Convolution Processing for Realistic Reverberation.

by Andrew Reilly and David McGrath


Arbitrary reverberation impulse responses may be applied to real time audio data by the use of long convolution. This paper outlines the techniques for measuring, generating and manipulating reverberation functions. In addition, some less traditional functions are proposed as reverberation impulse responses for use as musical effects.

1. Introduction

One area of audio technology that has seen substantial benefits from DSP technology in the recent past is reverberation processing. Unlike other areas in audio, where DSP methods are often used to simply mimic the equivalent analog circuit, reverberation systems implemented with DSP are popular because they are capable of creating effects that were not previously achievable with analog circuits.

The main differences between traditional DSP reverberation techniques and the new methods proposed in this paper are illustrated in Figure 1. The traditional methods rely on carefully designed DSP structures built from delays, feedback paths and gain blocks. In addition, careful manipulation of delay and gain parameters is required to map the parameters selected by the user (decay time, room size, room shape etc…). Hence, the quality of the reverberation is determined by both the DSP code and the methods used by the controlling process to map user settings to DSP delay/gain parameters. In contrast, the new methods proposed in this paper do not rely on any specific qualities in the DSP code being tailored towards reverberation.


This new technique for reverberation processing breaks the system into two components.

  1. The first part of the reverberation system is an FIR filter long enough to implement impulse responses in excess of 4 seconds. A pair of these filters is required to produce stereo output.
  2. The second important part of the reverberation system is the FIR filter coefficient generation method. This involves software (possibly non-real time) running on the DSP or on a separate host processor.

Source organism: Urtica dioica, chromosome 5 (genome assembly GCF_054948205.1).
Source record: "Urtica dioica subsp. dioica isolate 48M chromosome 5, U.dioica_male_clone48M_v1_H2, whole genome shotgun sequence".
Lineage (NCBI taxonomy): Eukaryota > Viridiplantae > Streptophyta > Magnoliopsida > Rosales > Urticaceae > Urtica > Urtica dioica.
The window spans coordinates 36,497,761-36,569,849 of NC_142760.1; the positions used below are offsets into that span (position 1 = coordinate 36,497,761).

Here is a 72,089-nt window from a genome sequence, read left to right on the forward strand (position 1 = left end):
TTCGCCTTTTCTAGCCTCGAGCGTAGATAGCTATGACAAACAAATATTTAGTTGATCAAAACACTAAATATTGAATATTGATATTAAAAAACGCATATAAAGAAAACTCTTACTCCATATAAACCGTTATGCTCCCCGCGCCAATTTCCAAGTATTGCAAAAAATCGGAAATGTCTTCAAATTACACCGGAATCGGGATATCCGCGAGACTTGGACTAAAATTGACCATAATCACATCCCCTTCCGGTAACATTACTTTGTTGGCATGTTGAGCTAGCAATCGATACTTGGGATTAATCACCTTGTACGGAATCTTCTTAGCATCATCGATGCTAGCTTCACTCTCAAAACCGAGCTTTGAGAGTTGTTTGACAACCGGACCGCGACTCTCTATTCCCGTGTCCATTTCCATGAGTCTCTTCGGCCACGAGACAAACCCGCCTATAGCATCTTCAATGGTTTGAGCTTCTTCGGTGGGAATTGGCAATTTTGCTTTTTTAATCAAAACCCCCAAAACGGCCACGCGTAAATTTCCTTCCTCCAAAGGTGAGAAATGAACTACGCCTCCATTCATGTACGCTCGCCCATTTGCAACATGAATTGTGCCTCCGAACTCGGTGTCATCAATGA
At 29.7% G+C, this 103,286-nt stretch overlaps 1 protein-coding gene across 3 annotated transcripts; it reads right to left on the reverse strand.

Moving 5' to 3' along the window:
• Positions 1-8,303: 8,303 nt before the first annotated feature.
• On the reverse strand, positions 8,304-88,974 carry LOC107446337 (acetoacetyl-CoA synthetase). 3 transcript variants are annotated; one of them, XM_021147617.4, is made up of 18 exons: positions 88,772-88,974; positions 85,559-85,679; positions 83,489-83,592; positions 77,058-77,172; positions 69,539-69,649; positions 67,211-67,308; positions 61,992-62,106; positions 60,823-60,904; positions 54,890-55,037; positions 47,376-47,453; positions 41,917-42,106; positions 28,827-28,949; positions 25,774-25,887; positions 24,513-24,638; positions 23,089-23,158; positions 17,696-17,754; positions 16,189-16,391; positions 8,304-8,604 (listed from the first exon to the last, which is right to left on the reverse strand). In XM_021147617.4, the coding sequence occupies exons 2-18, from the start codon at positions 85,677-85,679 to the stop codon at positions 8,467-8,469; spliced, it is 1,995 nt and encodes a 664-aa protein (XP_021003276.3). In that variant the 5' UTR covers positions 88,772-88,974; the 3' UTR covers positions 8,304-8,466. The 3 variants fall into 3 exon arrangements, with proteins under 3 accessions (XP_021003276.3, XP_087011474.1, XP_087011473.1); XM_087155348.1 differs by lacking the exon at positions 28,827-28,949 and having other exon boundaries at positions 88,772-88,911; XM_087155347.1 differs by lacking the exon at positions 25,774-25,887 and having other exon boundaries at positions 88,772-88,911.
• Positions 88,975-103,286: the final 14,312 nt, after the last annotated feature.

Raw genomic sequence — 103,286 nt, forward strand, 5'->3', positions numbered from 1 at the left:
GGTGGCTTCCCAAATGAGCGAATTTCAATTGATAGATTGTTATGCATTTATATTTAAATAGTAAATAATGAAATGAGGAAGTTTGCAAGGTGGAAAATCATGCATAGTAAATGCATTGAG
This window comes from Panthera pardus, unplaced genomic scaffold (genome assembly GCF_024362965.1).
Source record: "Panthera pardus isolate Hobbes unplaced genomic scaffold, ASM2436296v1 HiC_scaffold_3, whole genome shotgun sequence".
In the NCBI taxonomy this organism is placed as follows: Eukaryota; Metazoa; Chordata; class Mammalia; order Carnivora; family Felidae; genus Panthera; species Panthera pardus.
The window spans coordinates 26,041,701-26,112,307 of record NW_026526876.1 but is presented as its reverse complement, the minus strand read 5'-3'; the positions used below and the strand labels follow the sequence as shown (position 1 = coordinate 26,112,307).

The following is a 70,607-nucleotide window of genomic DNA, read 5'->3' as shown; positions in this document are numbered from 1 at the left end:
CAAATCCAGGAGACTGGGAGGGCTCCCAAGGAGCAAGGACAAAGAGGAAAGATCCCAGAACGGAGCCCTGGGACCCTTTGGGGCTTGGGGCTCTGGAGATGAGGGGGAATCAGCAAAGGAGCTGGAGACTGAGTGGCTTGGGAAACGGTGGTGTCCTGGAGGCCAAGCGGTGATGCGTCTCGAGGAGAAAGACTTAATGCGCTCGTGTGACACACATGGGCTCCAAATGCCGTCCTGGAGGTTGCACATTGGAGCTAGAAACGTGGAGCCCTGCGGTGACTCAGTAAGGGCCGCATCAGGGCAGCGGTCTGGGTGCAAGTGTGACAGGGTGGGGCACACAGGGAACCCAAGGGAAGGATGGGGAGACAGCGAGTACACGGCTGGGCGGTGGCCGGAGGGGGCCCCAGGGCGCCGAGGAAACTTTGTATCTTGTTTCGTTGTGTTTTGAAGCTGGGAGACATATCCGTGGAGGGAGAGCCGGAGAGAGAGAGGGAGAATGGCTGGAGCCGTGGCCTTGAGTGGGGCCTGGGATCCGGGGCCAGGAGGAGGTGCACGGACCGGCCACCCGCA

This paper is divided into nine sections. Part 2 of the paper explains the way that real room reverberation can be mimicked by long FIR filters. Part 3 examines the new methods used for artificial reverberation and computer room modelling systems that simulate room reverberation. Part 4 looks at some simple methods that may be used to modify pre-computed or measured room responses to achieve some control over the reverberation characteristics of the system. Part 5 includes a brief description of the FIR filters implemented on the Lake Huron Digital Audio Convolution Workstation. Part 6 introduces a new concept for reverberation/effects processing by using sampled sounds as convolution coefficients.

2. Implementing reverberation responses as FIR coefficients

Apart from ad-hoc work-arounds to address deficiencies in some simplified DSP techniques, a reverberator can be classified as a linear time invariant system. This implies that the system can be described by its impulse response. (Some reverberation systems do contain time varying components, to provide more randomisation of the tail of the reverberator, thus disguising unwanted colouration that might be introduced by the reverberation algorithms used.)

If we consider the impulse response of the reverberator to be finite in duration (and for most systems this will be true if we ignore inaudible information at the end of the tail of the response) then we can implement the desired reverberation function using a Finite Impulse Response (FIR) filter. The behaviour of linear time invariant systems is well understood, and systems with finite impulse response can be measured and simulated in a straightforward manner.

As an example of the way we can measure the impulse response of a complex system, consider a sound system in a reverberant acoustic space. We define the system as consisting of the following components:

  • A power amplifier that takes the system input and applies it to a loudspeaker.
  • The loudspeaker, placed in a particular location within the room, with a particular frequency response and directivity pattern.
  • The room itself, with floor, ceiling and walls with particular reflection properties.
  • The receiver, such as a microphone, placed in a particular location, with a particular frequency response and directivity pattern.

If we consider this entire configuration of components to be one linear system, then we can apply a stimulus at the input terminals of the amplifier and measure the response at the output lead of the microphone. In the particular case where the stimulus is an impulse, the response measured is referred to as the impulse response. The impulse response will typically appear as shown in Figure 2.

Figure 2

The impulse response of a linear system is important because it can be used directly by an FIR filter to implement an equivalent system. For example, the impulse response shown in Figure 2 can be loaded as filter coefficients into an FIR filter, and that filter will then mimic the entire electro-acoustic system, including the amplifier, speaker, room and microphone. Because the electro-acoustic system that we measured included a reverberant acoustic space, this FIR filter is performing the function of a reverberator, taking dry input audio and making it more reverberant. All of the qualities of brightness, diffusion, reverberation decay time etcetera of the original system will be preserved in the FIR implementation.